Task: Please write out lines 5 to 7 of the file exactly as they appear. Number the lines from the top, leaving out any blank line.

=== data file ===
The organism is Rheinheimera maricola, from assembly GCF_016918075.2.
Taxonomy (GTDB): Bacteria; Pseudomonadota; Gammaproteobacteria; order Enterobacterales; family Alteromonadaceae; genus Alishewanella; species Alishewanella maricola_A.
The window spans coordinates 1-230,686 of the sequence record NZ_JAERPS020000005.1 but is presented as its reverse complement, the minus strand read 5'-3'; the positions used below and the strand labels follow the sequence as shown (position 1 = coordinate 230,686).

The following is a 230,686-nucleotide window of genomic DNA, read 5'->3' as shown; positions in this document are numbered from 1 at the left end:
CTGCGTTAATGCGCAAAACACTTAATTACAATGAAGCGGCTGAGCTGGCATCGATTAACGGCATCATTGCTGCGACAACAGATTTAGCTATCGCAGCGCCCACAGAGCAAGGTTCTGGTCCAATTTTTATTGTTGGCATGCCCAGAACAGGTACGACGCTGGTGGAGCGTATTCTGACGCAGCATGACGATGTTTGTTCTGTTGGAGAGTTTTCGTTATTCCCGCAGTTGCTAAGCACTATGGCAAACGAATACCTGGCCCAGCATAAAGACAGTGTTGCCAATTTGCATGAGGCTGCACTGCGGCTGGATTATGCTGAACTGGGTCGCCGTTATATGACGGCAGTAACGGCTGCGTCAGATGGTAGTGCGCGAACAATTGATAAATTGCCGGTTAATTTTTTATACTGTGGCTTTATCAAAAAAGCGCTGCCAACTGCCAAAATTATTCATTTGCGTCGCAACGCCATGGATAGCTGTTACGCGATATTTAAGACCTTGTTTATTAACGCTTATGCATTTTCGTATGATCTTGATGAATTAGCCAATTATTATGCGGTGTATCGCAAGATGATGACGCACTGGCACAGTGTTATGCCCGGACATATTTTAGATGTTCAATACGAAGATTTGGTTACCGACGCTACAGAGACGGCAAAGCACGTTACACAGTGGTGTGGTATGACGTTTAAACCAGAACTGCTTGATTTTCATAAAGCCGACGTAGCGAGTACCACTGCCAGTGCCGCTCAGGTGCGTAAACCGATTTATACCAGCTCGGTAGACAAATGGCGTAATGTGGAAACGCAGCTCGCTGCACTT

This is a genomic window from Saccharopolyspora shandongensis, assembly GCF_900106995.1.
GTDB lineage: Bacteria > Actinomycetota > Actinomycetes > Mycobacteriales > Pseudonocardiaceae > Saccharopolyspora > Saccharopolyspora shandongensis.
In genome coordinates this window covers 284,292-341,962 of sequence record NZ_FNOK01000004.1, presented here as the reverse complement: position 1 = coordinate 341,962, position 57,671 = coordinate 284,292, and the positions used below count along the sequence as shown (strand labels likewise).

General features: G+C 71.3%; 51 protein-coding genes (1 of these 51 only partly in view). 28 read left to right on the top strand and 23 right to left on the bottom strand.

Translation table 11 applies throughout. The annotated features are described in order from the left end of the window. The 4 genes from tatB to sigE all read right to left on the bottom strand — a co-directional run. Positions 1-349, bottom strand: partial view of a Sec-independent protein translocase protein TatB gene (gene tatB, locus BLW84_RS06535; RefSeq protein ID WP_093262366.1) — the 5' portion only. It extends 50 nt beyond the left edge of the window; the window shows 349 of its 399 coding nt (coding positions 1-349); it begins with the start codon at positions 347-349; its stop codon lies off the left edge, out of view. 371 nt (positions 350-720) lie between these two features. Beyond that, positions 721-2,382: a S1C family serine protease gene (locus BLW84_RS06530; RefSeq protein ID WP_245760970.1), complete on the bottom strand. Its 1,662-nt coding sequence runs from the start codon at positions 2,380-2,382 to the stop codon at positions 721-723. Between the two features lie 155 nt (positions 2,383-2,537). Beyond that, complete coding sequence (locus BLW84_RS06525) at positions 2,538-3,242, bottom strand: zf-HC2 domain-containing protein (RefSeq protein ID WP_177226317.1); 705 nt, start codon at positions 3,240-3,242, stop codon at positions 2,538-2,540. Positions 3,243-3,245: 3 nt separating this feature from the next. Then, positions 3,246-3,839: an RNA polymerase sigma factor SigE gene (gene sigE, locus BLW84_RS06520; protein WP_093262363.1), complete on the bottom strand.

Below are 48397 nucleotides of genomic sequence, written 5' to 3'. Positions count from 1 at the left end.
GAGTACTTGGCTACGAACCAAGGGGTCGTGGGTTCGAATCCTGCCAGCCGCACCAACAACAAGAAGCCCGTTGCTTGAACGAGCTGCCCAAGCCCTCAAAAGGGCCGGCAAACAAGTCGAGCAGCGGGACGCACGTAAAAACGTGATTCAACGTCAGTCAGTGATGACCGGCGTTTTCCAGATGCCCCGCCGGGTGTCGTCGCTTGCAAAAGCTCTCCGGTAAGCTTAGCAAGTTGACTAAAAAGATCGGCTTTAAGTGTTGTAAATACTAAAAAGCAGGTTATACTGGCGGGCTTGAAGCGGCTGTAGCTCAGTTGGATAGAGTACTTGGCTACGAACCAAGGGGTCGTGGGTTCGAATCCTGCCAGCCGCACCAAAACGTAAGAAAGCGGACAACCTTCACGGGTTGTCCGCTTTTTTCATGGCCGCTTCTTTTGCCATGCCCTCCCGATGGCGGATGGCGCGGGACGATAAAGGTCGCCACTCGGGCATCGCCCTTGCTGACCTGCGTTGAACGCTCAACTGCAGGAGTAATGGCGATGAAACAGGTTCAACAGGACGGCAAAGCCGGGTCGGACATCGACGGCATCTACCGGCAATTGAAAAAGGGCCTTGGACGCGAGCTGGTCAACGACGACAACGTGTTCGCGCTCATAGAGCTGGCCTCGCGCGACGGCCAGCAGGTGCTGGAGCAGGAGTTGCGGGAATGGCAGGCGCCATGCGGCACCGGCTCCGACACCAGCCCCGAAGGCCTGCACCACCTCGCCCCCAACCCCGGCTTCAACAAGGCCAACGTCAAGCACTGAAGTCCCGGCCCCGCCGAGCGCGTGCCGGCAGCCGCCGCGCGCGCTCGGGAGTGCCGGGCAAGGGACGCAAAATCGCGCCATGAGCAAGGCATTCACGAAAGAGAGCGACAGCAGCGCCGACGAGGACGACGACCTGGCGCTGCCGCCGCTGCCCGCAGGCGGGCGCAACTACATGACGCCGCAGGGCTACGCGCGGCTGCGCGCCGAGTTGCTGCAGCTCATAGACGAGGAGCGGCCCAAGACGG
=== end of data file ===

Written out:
CTGCGTTAATGCGCAAAACACTTAATTACAATGAAGCGGCTGAGCTGGCATCGATTAACGGCATCATTGCTGCGACAACAGATTTAGCTATCGCAGCGCCCACAGAGCAAGGTTCTGGTCCAATTTTTATTGTTGGCATGCCCAGAACAGGTACGACGCTGGTGGAGCGTATTCTGACGCAGCATGACGATGTTTGTTCTGTTGGAGAGTTTTCGTTATTCCCGCAGTTGCTAAGCACTATGGCAAACGAATACCTGGCCCAGCATAAAGACAGTGTTGCCAATTTGCATGAGGCTGCACTGCGGCTGGATTATGCTGAACTGGGTCGCCGTTATATGACGGCAGTAACGGCTGCGTCAGATGGTAGTGCGCGAACAATTGATAAATTGCCGGTTAATTTTTTATACTGTGGCTTTATCAAAAAAGCGCTGCCAACTGCCAAAATTATTCATTTGCGTCGCAACGCCATGGATAGCTGTTACGCGATATTTAAGACCTTGTTTATTAACGCTTATGCATTTTCGTATGATCTTGATGAATTAGCCAATTATTATGCGGTGTATCGCAAGATGATGACGCACTGGCACAGTGTTATGCCCGGACATATTTTAGATGTTCAATACGAAGATTTGGTTACCGACGCTACAGAGACGGCAAAGCACGTTACACAGTGGTGTGGTATGACGTTTAAACCAGAACTGCTTGATTTTCATAAAGCCGACGTAGCGAGTACCACTGCCAGTGCCGCTCAGGTGCGTAAACCGATTTATACCAGCTCGGTAGACAAATGGCGTAATGTGGAAACGCAGCTCGCTGCACTT

This is a genomic window from Saccharopolyspora shandongensis, assembly GCF_900106995.1.
GTDB lineage: Bacteria > Actinomycetota > Actinomycetes > Mycobacteriales > Pseudonocardiaceae > Saccharopolyspora > Saccharopolyspora shandongensis.